When I moved back to Indy four years ago, I asked if you [Dick] were around, knowing this time I would thank you for giving me so much fun and hope I could get your comic spirit going again. I wanted to enjoy the deep-down pleasure of happy hysteria that some people have the gift of passing on to others. I’d shake you until you smiled and the laughs came rolling out, and I could join you in the kind of hysterics that made us fall to the ground. But you had already gone, I was told, and not just left the city but left this life, taking your laughs with you. I had missed my chance to say thanks for lighting and lightening my early life.
At my age, so many people are passing from my chance to thank them that I try to make a point of doing it, especially with people I am no longer able to see very often. When I last visited Boston, I made a point of looking up a man to whom I owed a great deal. I met Robert Manning when I was on a Nieman Fellowship in Journalism at Harvard, and he was editor of The Atlantic Monthly. I wrote a piece he liked and published, and when I ended up living in Boston after the Nieman year, we saw a good deal of one another.
I wrote in a fairly regular way for the magazine, and he made me a Contributing Editor (the title had no salary but gave me the use of a beautiful office overlooking The Boston Public Garden.) One evening in the spring of 1967, Manning was cooking steaks on the grill in the yard of his house in Cambridge, and we both were sipping dry martinis. He spoke of how difficult it was for a monthly magazine to cover the rapidly changing events in the Vietnam war.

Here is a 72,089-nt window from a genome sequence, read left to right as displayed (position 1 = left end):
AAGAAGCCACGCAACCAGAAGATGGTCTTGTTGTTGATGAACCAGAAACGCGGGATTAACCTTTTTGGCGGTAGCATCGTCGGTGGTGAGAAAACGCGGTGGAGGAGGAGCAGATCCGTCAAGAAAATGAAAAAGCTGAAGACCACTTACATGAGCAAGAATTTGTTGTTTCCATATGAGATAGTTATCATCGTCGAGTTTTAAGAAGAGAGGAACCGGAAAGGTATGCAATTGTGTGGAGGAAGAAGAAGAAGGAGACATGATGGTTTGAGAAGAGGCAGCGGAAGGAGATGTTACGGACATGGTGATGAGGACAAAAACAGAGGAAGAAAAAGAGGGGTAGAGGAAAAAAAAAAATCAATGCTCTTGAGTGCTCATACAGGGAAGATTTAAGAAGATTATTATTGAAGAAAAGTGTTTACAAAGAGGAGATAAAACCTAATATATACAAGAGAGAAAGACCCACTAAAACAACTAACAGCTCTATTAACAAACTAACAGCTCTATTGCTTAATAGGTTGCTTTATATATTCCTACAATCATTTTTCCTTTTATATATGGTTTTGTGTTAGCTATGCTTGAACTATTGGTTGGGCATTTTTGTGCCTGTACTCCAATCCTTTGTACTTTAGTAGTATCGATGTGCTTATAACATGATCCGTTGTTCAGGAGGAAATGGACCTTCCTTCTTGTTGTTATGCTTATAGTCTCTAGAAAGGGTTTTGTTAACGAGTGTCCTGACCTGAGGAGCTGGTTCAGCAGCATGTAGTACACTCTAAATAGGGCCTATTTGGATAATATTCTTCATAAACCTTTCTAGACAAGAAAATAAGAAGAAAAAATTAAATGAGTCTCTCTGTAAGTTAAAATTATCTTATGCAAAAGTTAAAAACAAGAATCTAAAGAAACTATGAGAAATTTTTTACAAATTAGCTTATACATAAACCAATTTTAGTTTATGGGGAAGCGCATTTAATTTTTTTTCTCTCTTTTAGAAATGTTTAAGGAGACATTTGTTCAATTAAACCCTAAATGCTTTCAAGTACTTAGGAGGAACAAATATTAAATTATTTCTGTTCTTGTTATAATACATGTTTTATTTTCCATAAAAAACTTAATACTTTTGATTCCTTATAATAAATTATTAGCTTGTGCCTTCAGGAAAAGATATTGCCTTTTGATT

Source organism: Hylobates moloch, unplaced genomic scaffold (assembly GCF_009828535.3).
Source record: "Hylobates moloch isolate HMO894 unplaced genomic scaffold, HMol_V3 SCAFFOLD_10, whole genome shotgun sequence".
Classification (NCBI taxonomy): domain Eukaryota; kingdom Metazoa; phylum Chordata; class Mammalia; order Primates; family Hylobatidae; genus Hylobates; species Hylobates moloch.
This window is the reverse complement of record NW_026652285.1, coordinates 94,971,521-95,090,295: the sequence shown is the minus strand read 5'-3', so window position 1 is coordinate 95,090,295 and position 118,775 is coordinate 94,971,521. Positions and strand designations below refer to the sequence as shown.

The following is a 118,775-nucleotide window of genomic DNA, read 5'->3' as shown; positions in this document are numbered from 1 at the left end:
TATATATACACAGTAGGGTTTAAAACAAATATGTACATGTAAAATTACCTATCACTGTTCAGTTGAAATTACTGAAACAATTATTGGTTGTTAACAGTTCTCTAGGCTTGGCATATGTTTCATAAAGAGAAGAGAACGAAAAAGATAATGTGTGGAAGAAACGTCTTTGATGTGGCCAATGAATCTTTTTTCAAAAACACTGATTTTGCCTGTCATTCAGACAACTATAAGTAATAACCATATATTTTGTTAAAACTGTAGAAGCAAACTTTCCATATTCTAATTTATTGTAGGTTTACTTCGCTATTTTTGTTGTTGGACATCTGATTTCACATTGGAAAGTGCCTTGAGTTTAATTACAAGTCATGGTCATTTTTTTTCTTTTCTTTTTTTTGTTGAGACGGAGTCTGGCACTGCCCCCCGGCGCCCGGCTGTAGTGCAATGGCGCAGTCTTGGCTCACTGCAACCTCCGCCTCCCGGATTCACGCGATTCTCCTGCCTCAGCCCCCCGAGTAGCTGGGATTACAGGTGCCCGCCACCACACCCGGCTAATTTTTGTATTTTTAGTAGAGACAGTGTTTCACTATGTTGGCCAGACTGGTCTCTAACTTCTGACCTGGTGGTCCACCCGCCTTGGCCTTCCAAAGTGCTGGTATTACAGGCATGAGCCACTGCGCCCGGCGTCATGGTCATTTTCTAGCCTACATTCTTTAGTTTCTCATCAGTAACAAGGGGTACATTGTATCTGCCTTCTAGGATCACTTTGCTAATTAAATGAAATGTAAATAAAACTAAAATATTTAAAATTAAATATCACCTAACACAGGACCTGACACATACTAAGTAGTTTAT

“Maybe what we should do,” he mused, “is to send someone around this country to see how the war is affecting us.”
I agreed that was a good idea, and through the charcoal haze of the grilling steaks and the silver sting of the martinis, he asked if I would like to take on that assignment. I didn’t hesitate to say yes. For six months, I traveled throughout the country, talking with all kinds of people about the war. I ended my travels in Washington, D.C., to interview people in government and write what became an entire issue of The Atlantic in March 1968, called “Supernation at Peace and War,” which then was published as a book.
Manning essentially had trusted me with his magazine and his reputation as an editor. The Atlantic had never before devoted a whole issue to a single article and author – a 36-year-old version of me. And I didn’t fail the trust. That issue of the magazine sold out our rival Harpers, and their whole issue was given over to Norman Mailer’s “The Steps of The Pentagon,” later published in book form as “The Armies of the Night.”
When I went to Boston several years ago, Bob had retired with his wife to Cape Cod, but he sometimes came in to spend a few days in their condo in the city. It was there I asked him to lunch. Afterward, we went to his home in Boston’s South End and talked of the old days. After we had reminisced for an hour or so, he asked “Have we covered everything?” I said, “No, but there’s one thing left.” “Oh? What’s that?” he asked. “I want to thank you,” I said, “for being good to me.”
When you’re young, you think that every opportunity someone gives you is your just due. You later realize it’s because someone has put their faith in you and risked their own reputation to bet on your chance of coming through for them. I wish I could shake the hand of each one who has blessed me in that way, but many are gone. At least I am glad that I said what I wanted and needed to say to Bob Manning, one of the mentors who took a chance on me and who I lived to appreciate and express my thanks.